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Cough it up

We all know that sensation of something not quite right in the throat that leads to a cough. Maybe it's something a bit deeper and you bring up phlegm - either way your body is trying to clear the respiratory tract behind your mouth by causing you pain and inconvenience! Here's an explanation of why and how we cough.


Why do we cough? Coughing is the body's way of clearing the throat. Whether it's an irritation, infection, or blockage the body wants to leave the airway clear. So we cough when we're sick, choking, or having trouble breathing.

Types of cough: acute, goes away in a couple weeks; subacute, goes away in 3 to 8 weeks; chronic, lasts longer

How does a cough happen? Coughing is actually a reflex - something we have no control over. Nerves that line the respiratory tract sense a problem and close off the larynx after a short intake breath. This causes the air pressure to build up as the respiratory muscles act, and when the larynx is re-opened the air is forced out through the mouth. We can also force a cough by using a large inhale of breath and then forcing it out harder by squeezing the respiratory muscles.

Productive coughs: These are the type of cough that brings up something, usually phlegm. This is because mucus drains from the nose, or is produced in the throat in response to the irritation, leading to extra mucus, or phlegm, in the airway. The force of the air from the cough carries it up to the mouth, where you can choose "swallow or spit?" Fancy term for this: sputum.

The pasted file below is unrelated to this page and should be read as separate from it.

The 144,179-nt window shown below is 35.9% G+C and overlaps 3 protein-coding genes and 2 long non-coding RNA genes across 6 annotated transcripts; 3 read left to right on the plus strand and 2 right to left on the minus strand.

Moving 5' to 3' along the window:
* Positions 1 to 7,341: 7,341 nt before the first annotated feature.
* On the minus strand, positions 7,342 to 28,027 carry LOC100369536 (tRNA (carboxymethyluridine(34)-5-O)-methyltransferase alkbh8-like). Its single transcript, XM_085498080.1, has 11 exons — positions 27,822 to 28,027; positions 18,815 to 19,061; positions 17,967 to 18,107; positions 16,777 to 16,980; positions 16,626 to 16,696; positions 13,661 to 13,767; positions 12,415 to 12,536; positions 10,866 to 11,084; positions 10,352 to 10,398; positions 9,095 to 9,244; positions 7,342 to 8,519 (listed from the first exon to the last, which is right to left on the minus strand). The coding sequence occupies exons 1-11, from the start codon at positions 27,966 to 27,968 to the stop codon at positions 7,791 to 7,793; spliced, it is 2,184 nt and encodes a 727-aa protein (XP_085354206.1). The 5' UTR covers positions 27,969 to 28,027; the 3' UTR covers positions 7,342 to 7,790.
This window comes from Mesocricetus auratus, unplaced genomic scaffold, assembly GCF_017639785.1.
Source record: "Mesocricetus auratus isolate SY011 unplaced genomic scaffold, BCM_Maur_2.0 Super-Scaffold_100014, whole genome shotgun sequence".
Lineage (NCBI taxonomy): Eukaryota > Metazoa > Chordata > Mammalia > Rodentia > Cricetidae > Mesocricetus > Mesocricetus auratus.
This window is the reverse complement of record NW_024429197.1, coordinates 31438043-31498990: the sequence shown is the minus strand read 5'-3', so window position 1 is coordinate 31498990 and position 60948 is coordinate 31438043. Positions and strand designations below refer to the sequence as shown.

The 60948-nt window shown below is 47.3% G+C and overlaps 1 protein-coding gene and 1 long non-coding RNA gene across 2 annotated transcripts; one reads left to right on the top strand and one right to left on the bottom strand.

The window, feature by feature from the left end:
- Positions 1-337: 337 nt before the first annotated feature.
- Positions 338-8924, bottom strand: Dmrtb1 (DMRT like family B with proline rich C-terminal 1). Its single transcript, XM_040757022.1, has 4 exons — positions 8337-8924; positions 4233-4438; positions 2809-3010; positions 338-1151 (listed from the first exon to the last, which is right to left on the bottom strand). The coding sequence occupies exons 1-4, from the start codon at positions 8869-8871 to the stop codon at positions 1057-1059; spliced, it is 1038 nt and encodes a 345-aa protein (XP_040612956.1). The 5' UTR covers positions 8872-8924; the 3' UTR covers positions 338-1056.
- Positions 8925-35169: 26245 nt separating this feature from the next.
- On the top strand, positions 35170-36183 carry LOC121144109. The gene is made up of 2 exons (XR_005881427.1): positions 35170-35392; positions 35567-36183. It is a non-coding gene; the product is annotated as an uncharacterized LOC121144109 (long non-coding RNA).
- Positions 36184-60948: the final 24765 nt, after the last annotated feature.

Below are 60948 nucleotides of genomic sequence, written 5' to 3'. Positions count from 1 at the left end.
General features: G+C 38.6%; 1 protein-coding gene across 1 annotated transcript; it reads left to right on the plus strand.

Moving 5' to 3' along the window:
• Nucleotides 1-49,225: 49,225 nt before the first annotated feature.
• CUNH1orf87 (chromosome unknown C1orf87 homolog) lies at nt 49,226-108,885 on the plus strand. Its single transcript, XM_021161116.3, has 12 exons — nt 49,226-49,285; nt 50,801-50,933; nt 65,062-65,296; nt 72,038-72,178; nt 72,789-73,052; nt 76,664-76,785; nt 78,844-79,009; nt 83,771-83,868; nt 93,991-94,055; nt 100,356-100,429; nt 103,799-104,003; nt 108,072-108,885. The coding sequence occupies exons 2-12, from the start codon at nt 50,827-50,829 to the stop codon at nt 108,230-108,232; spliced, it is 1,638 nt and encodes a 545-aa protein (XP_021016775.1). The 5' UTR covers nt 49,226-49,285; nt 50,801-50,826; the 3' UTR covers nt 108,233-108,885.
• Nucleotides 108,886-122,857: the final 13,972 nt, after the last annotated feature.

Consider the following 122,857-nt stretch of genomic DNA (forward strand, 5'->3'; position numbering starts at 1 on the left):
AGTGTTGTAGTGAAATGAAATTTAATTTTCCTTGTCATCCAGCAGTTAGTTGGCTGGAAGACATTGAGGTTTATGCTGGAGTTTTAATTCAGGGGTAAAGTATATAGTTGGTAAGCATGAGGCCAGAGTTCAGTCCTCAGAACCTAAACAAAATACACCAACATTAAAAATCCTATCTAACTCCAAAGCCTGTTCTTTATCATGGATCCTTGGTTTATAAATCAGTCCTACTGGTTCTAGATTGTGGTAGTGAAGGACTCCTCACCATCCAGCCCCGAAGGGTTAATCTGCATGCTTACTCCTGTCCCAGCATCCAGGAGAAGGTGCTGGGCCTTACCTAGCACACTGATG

Sore throat: The constant force of air on the lining of the throat with too much coughing can cause a sore throat, this is then further aggravated by the mucus dripping down the throat from the nose.

Gross fact: Coughing takes physical energy, so much that an intense cough can break ribs

Cough medicines and syrup to the rescue? Not really. Some of these offer temporary relief by either drying out the mucous membranes, bringing up the phlegm that's currently there, or (for prescription medicines) slowing the reflex, but they don't help over the long-term. For the most part, it's just going to help you sleep a little while.

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